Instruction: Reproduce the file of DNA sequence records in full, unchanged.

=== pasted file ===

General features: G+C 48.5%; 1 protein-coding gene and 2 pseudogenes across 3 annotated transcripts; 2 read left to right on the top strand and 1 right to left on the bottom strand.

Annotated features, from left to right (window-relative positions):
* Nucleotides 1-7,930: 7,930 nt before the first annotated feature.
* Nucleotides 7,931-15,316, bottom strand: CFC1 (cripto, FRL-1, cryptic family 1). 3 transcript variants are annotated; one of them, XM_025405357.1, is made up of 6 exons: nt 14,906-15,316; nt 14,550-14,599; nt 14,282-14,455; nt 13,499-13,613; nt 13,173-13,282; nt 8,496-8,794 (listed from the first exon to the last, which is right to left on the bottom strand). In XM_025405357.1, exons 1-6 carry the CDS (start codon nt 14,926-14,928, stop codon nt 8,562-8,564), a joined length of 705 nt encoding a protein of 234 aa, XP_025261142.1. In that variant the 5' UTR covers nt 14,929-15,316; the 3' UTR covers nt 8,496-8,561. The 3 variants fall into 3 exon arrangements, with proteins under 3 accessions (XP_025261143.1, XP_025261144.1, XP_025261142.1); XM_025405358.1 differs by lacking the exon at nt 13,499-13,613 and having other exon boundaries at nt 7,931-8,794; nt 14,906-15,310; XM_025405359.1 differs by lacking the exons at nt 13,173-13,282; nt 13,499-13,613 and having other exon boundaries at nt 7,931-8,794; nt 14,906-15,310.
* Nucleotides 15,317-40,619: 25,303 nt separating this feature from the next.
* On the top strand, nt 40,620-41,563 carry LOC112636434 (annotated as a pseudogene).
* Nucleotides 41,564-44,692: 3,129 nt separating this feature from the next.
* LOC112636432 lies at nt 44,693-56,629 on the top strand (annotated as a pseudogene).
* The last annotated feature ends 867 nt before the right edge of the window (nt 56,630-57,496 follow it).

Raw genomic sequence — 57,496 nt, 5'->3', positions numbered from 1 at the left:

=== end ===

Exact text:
General features: G+C 48.5%; 1 protein-coding gene and 2 pseudogenes across 3 annotated transcripts; 2 read left to right on the top strand and 1 right to left on the bottom strand.

Annotated features, from left to right (window-relative positions):
* Nucleotides 1-7,930: 7,930 nt before the first annotated feature.
* Nucleotides 7,931-15,316, bottom strand: CFC1 (cripto, FRL-1, cryptic family 1). 3 transcript variants are annotated; one of them, XM_025405357.1, is made up of 6 exons: nt 14,906-15,316; nt 14,550-14,599; nt 14,282-14,455; nt 13,499-13,613; nt 13,173-13,282; nt 8,496-8,794 (listed from the first exon to the last, which is right to left on the bottom strand). In XM_025405357.1, exons 1-6 carry the CDS (start codon nt 14,926-14,928, stop codon nt 8,562-8,564), a joined length of 705 nt encoding a protein of 234 aa, XP_025261142.1. In that variant the 5' UTR covers nt 14,929-15,316; the 3' UTR covers nt 8,496-8,561. The 3 variants fall into 3 exon arrangements, with proteins under 3 accessions (XP_025261143.1, XP_025261144.1, XP_025261142.1); XM_025405358.1 differs by lacking the exon at nt 13,499-13,613 and having other exon boundaries at nt 7,931-8,794; nt 14,906-15,310; XM_025405359.1 differs by lacking the exons at nt 13,173-13,282; nt 13,499-13,613 and having other exon boundaries at nt 7,931-8,794; nt 14,906-15,310.
* Nucleotides 15,317-40,619: 25,303 nt separating this feature from the next.
* On the top strand, nt 40,620-41,563 carry LOC112636434 (annotated as a pseudogene).
* Nucleotides 41,564-44,692: 3,129 nt separating this feature from the next.
* LOC112636432 lies at nt 44,693-56,629 on the top strand (annotated as a pseudogene).
* The last annotated feature ends 867 nt before the right edge of the window (nt 56,630-57,496 follow it).

Raw genomic sequence — 57,496 nt, 5'->3', positions numbered from 1 at the left: